DISCUSSION

Even though psychotropic drug-related hematological side effects are so rare, they shouldn’t be overlooked because they might threaten the life. Most of hematological side effects caused by psychotropic drugs were explained with different pathophysiological mechanism such as bone marrow suppression, destruction of immune-associated cells, active or toxic metabolite formation and direct bone toxicity.4,5)

Hematological side effects of psychotropic drugs including atypical antipsychotics effect mostly thrombocytes and leucocytes.The effects on erythrocytes are limited. In literature, there are pancytopenia cases of clozapine, quetiapine and risperidone use, while there was also a case of hemolytic uremic syndrome related with thrombocytopenic purpura due to quetiapine use.49) However, we didn’t find any atypical-antipsychotic related hemolytic anemia in our literature review.

Quetiapine, which is an atypical antipsychotic, is dibenzo thiazepine structure and has dopamine-2 (D2) receptor antagonism just like any other antipsychotic-active drug. It has a greater affinity for 5-HT2 receptors than for D2 receptors; also has an affinity for H1 and alpha 1 and alpha 2 adrenergic receptors.10) Quetiapine that shows structural similarities to clozapine and olanzapine, rank 3rd in terms of hematological side effects after these two typical antipsychotics after considering case reports in the literature. There are case reports that suggest development of agranulocytosis, neutropenia and thrombocytopenic purpura due to quetiapine.9,1113) Our patient didn’t have any abnormal clinical or laboratory test results except EEG disturbances before initiation of quetiapine treatment. Patient’s hematological and biochemical parameters were in normal range before quetiapine treatment. Because our patient didn’t use any other medication except quetiapine and other causes of hemolytic anemia were excluded with history, physical examination, clinical findings and laboratory tests, hemolytic anemia of patient was considered due to AIHA related with quetiapine use.

Drugs induced hemolysis may occur as immune-related or non-immune-related. Three main mechanisms were explained in drug-related immune hemolysis; First mechanism, which is also known as haptene, is a type of hemolysis due to absorption of drug into erythrocyte membrane and gain immunological features, thus antibodies against this complex causes hemodialysis. It is mostly extravascular, progresses slowly, rarely causes severe disease and regresses after discontinuation of drug. Second mechanism, which is also known as complex type, is a type of hemolysis caused by destruction of erythrocyte membrane with immunological and non-immunological paths after formation of a complex of antigens, which include drug and plasma proteins, and antibodies. Hemolysis is intravascular and usually ends 1–2 days after discontinuation of the drug. Third mechanism, which is also known as autoimmune type (alfametildopa), is a hemolysis caused due to immune response to erythrocyte antigens by drug (stimulated autoimmune). Hemolysis occur slowly with long-term use of drug and regresses slowly after discontinuation of the drug.13) Hemolysis type of AIHA in our patient might be considered as alpha methyldopa because of long-lasting erythrocyte destruction. In this type, drug should be discontinued when hemolysis is clinically apparent. Even though it usually takes a couple days to resolve, it might also last a few months. Laboratory tests and clinical findings of our patient improved at 21st day of treatment however his direct coombs test turned negative at 145th day of treatment.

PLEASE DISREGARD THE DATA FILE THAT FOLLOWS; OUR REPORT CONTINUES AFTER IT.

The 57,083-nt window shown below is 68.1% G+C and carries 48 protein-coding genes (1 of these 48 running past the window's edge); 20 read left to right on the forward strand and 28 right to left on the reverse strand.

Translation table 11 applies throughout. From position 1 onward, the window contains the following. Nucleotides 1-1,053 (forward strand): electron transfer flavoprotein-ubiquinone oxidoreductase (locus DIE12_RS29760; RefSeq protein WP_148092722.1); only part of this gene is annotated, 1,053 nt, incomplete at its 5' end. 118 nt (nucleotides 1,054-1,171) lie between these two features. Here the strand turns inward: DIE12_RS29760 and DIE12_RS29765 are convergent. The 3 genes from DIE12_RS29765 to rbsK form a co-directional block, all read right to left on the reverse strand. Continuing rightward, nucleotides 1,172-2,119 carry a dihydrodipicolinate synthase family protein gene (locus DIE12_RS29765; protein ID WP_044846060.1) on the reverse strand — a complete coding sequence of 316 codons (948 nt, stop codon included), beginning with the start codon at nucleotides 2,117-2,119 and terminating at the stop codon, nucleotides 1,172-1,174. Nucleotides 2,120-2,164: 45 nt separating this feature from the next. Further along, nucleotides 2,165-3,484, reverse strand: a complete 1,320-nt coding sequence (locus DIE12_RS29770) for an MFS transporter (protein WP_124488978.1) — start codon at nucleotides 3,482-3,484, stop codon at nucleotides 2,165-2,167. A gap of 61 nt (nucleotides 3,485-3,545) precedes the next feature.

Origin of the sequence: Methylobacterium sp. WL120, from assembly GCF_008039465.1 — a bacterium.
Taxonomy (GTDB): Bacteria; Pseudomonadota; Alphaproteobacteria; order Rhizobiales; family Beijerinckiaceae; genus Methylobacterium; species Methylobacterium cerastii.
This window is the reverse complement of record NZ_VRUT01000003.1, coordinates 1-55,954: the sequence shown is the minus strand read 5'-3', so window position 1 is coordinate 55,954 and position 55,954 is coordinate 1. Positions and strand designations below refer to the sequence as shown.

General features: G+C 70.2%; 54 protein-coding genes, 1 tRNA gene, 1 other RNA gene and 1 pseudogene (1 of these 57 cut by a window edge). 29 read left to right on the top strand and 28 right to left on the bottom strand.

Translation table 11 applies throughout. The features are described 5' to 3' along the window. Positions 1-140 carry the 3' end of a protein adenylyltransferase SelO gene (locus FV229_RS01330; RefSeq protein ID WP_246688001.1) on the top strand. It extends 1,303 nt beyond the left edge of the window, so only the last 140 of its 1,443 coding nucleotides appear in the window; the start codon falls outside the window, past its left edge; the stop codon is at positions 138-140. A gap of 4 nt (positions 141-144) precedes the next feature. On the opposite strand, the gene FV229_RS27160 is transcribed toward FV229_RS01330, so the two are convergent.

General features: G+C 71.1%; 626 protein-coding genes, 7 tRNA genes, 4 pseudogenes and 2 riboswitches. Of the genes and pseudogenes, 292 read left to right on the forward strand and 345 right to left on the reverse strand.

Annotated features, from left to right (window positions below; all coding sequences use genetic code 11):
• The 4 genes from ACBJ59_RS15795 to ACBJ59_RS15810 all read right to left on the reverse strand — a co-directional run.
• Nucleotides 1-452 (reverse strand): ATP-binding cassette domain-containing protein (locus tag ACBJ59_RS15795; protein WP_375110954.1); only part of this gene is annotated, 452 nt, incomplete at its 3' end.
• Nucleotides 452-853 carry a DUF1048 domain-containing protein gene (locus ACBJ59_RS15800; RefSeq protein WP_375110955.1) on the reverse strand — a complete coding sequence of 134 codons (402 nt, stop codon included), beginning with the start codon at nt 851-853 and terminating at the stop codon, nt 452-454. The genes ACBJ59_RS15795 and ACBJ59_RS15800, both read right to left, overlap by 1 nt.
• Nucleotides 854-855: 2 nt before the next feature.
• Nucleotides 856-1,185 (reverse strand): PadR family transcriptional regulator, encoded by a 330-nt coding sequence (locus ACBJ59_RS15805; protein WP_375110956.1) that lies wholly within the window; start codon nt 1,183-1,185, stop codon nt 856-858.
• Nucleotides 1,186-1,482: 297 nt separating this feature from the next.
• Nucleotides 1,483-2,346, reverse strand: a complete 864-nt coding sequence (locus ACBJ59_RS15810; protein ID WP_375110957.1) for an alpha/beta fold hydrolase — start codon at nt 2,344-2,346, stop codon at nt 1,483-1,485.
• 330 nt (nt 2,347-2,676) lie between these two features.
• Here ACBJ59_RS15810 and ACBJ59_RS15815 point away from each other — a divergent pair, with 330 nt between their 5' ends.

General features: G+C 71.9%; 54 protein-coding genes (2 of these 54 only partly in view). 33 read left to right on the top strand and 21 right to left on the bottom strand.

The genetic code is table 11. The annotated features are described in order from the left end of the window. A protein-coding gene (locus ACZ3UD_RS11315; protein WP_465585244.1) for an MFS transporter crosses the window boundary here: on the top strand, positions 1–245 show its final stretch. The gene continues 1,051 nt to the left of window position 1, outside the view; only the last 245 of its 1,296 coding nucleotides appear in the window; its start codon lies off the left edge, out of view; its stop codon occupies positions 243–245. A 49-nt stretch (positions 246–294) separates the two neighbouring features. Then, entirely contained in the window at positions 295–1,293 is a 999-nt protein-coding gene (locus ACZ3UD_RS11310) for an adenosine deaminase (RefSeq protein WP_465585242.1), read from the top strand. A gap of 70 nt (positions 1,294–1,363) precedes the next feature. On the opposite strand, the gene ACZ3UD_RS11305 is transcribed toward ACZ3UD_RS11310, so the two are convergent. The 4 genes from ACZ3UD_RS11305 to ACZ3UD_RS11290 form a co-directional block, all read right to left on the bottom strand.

Hematological side effects usually occur at the start of the therapy. Our patient also had hematological side effects at the first week of quetiapine treatment. If drug-related hemolytic anemi as have mild clinical findings, discontinuation of the drug might be enough but in serious cases such as ours, it is important to initiate supportive treatment with corticosteroid therapy.2,3) We used corticosteroids in line with supportive treatment in our case.

In conclusion, we believe quetiapine was responsible for erythrocyte destruction in our case. However, it is unclear whether quetiapine or its metabolites cause this clinical picture and whether hemolysis occurred with or without dose-dependent manner. To our knowledge, this case is the first case to report quetiapine-related AIHA and one should always keep in mind that atypical antipsychotics might cause several hematological side effects including hemolytic anemia. In addition, we present only a child patient of quetiapine-induced AIHA in this case report, therefore there is a need for further clinical studies to determine the relationship between atypical antipsychotics such as quetiapine and AIHA.